Monday, February 23, 2009

I Really Wanna Go to This

One of the last surviving cast members of the Burton/Gielgud Hamlet, Richard Sterne, is speaking tomorrow night at the Episcopal Actors Guild. Get this - he has secret audio tapes. I don't know how I can stay away.

Tuesday, February 17, 2009

Reviews for "Conversations on Russian Literature" at Blue Coyote

In keeping with the mission of this blog - blatant self-promotion - here are a couple of reviews for the current show at Blue Coyote, "Conversations on Russian Literature Plus Three More Plays."

The New York Press.

Jon Sobel at Blog Critics.

Mixed to positive from Theatremania.

And a very good write up from the New York Times.

Tickets are available here.

UPDATE: Curtain Up came in, another keeper.

Thursday, February 12, 2009

Hummingbirds and Boobies in Greenpoint

My pal Pam (who stalks the night as the avenger Phantasmphile) has a new show she's curating for Dabora Gallery; "Fata Morgana: The New Female Fantasists." Opening party March 14 has free absinthe.

If you're in Greepoint looking at pictures like the above, and drinking absinthe, WITH PAM, you are automatically cooler than Steve McQueen forever.

The New TONY Theatre Blog

David Cote talks about "Russian Literature" on the new Time Out New York theatre blog, Upstaged. I'm on top of Cheyenne Jackson and I can't think of a better place to be.

Above, Tracey Gilbert and Katherine Puma in one of the evening's one-acts, "Mothra is Waiting."

And more at the Plays & Playwrights blog of

Up and Running

"Conversations on Russian Literature Plus Three More Plays" is up and running, in previews at the Access Theater with Blue Coyote. I'm excited about this production - three of the four one-acts are receiving their NY premiere. For tonight Thurs Feb 12, Dramatists Guild members get in free with their card. If you haven't already, get your tickets here. And thanks to Matt Freeman for the shout out on his blog.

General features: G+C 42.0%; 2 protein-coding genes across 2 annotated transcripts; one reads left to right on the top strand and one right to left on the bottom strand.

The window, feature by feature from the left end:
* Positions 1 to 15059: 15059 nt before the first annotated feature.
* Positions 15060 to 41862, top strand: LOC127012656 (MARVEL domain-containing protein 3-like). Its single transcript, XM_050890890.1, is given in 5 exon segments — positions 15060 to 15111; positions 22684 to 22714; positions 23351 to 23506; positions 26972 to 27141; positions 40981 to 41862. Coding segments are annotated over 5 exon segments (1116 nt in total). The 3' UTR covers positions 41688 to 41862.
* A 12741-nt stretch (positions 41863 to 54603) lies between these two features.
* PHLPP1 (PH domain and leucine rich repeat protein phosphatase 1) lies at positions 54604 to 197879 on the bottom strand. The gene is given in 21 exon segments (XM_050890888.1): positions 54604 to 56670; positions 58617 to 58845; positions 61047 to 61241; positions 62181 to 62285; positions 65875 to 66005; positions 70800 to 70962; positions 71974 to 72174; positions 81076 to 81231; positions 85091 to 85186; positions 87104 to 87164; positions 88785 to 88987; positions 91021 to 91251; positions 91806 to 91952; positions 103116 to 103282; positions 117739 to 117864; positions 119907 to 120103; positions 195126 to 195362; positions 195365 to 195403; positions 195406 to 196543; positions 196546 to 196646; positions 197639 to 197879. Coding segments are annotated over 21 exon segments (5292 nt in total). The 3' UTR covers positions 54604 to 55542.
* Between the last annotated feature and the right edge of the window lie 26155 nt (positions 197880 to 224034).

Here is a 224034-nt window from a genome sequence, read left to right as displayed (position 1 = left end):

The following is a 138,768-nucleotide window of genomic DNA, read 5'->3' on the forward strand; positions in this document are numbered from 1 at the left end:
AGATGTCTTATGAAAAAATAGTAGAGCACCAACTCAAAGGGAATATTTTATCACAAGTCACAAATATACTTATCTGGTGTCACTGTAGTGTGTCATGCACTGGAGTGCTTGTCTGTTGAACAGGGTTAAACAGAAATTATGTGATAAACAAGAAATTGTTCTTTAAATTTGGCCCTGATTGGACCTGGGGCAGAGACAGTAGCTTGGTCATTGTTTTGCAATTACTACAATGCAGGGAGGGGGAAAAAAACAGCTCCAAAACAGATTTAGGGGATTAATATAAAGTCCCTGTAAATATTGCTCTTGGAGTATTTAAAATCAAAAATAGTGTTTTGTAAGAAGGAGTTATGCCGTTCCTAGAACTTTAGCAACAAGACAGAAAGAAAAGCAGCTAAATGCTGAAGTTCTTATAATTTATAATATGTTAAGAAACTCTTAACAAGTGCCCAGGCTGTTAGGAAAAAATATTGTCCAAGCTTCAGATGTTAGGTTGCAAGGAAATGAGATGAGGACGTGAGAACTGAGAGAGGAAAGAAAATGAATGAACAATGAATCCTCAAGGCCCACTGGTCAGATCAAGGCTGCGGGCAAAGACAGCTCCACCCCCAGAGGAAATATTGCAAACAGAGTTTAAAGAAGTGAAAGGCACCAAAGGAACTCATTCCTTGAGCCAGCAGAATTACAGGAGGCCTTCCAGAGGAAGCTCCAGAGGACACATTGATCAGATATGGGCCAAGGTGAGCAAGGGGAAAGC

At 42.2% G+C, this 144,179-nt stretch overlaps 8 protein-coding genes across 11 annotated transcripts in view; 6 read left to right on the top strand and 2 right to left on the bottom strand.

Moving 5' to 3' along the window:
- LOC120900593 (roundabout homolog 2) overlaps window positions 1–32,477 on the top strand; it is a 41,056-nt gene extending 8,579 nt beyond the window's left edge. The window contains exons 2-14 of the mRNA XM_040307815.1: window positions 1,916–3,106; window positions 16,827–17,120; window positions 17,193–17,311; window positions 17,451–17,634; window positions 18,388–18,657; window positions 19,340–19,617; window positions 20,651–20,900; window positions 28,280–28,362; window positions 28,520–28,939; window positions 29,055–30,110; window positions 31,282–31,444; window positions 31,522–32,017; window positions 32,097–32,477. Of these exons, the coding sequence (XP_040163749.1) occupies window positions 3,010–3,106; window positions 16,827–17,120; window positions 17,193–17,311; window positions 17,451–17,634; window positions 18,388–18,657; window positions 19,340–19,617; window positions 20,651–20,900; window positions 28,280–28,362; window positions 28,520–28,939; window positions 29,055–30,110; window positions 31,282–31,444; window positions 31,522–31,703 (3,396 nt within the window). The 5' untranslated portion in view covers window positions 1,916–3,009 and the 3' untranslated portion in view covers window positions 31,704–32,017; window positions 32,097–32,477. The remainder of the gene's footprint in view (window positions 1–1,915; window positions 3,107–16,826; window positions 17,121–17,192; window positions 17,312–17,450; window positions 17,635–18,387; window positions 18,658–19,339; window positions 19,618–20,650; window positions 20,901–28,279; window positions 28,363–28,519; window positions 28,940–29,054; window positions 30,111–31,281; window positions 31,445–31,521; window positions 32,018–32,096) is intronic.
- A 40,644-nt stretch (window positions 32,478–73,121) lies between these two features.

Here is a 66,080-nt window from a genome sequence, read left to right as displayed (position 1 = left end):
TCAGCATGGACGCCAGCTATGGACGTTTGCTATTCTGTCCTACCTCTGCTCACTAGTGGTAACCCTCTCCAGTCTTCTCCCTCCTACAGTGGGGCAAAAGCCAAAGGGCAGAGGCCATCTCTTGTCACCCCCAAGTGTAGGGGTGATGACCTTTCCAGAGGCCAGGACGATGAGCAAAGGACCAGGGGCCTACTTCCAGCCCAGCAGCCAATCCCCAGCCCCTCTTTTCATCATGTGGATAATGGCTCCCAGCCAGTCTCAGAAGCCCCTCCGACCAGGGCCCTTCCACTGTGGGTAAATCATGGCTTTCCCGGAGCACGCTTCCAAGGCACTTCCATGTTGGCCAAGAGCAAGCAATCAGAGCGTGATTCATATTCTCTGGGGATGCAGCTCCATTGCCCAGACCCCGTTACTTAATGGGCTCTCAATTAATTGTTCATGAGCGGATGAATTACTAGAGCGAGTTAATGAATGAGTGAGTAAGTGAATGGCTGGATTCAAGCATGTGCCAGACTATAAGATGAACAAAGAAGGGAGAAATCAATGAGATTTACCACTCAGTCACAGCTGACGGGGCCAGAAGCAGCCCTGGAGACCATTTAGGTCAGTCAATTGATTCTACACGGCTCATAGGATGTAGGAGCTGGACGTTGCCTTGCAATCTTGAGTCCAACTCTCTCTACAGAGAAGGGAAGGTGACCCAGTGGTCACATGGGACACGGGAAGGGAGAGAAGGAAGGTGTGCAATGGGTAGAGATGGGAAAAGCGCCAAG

And while you're at it - go join Blue Coyote's Facebook group.

Sunday, February 8, 2009

Friday, February 6, 2009

Ogre in Korea

My friend Scott Ferrarra has decamped to South Korea. Scott is freakishly tall and used to work as a bouncer when he wasn't writing plays and poetry. He has learned all Korean variations of "foreign giant," which is apparently what he is always addressed as. His blog is here.

Playwrights for Pets Fairy Tales

My pal Sue Yocum's group is having another performance of play readings to benefit no-kill animal shelters. Sue's a great friend, and devoted to this cause. Even if you're allergic to cats like me, go see the plays. This installment is for children of all ages.

Monday, February 2, 2009

Trumbull Has a Blog

Good taste and coherence, beware.

"Ruined" at MTC

It hasn't opened yet, but I think Lynn Nottage's "Ruined" is the best new play I've seen since "August: Osage."

Blue Coyote site for "Conversations"

The Blue Coyote site has been updated and all current info on the show opening next week can be found here.

Saturday, January 24, 2009

"A Brass Unicorn Has Been Catapulted Across a London Street and Impaled an Eminent Surgeon!"

Just watched "The Abominable Dr. Phibes," one of my favorite Technicolor Art Deco horror films. Vincent Price doing all of his lines into that crazy golden Victrola, the camp appeal of the whole thing. Funny looking at it now, how it seems like a precursor to much darker films, like “Saw” and “Seven.” Deliriously goofy. The makers thumb their noses at trite, elitist concepts like - coherence and plausibility.

That movie contains the most passive murder victims ever. If Vincent Price came into your room holding a bunch of jugs, a tube and a needle, wouldn’t you – like –try to leave? Or if he came into your car holding some sort of homemade death ray – and a strange woman in a fur hat sat on the hood playing a violin - wouldn’t you try to – I don’t know – get out of the car?